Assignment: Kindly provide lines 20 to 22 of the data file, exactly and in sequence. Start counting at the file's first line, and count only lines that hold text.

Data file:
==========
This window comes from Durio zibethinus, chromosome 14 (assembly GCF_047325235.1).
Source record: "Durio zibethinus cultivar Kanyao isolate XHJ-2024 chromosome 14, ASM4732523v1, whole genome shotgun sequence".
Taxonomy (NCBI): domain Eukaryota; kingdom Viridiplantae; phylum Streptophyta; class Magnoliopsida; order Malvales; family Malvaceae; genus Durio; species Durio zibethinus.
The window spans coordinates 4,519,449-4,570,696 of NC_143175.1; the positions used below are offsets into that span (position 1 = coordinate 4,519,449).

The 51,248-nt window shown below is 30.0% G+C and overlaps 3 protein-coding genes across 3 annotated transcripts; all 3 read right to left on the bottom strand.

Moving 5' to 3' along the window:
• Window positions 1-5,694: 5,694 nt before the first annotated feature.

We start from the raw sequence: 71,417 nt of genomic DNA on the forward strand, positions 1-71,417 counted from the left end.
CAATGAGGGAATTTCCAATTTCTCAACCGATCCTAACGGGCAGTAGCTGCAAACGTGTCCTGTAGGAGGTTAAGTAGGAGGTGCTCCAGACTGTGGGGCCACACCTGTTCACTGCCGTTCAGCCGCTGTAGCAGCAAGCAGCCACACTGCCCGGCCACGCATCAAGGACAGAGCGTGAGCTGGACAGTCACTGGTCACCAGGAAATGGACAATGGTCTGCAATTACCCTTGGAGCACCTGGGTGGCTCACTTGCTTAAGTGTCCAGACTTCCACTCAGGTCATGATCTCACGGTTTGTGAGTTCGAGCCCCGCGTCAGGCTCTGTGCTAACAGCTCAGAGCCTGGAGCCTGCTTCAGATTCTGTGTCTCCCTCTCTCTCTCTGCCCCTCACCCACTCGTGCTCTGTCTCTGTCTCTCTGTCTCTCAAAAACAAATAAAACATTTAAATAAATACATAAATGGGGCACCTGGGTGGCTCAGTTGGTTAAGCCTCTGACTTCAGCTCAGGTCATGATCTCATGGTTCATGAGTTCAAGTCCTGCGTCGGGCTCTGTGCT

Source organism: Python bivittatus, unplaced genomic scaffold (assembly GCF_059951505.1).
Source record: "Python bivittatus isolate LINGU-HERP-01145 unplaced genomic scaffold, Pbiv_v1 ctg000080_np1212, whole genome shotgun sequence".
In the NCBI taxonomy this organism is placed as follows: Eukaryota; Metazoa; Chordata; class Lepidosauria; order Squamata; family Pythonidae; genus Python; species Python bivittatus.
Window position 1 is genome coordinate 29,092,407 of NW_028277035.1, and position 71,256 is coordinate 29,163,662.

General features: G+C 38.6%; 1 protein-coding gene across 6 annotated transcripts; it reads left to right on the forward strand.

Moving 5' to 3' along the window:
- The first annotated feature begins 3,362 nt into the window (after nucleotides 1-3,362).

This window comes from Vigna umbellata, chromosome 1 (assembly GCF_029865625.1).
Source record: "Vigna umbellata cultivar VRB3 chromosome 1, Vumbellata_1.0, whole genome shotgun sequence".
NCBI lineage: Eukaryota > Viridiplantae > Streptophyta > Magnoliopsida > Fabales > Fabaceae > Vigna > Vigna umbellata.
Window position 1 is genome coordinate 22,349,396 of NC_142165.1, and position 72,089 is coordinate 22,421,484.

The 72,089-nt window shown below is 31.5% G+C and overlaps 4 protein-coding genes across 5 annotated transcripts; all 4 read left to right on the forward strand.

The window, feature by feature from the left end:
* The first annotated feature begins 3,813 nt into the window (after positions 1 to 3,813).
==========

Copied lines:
Window position 1 is genome coordinate 22,349,396 of NC_142165.1, and position 72,089 is coordinate 22,421,484.

The 72,089-nt window shown below is 31.5% G+C and overlaps 4 protein-coding genes across 5 annotated transcripts; all 4 read left to right on the forward strand.

The window, feature by feature from the left end: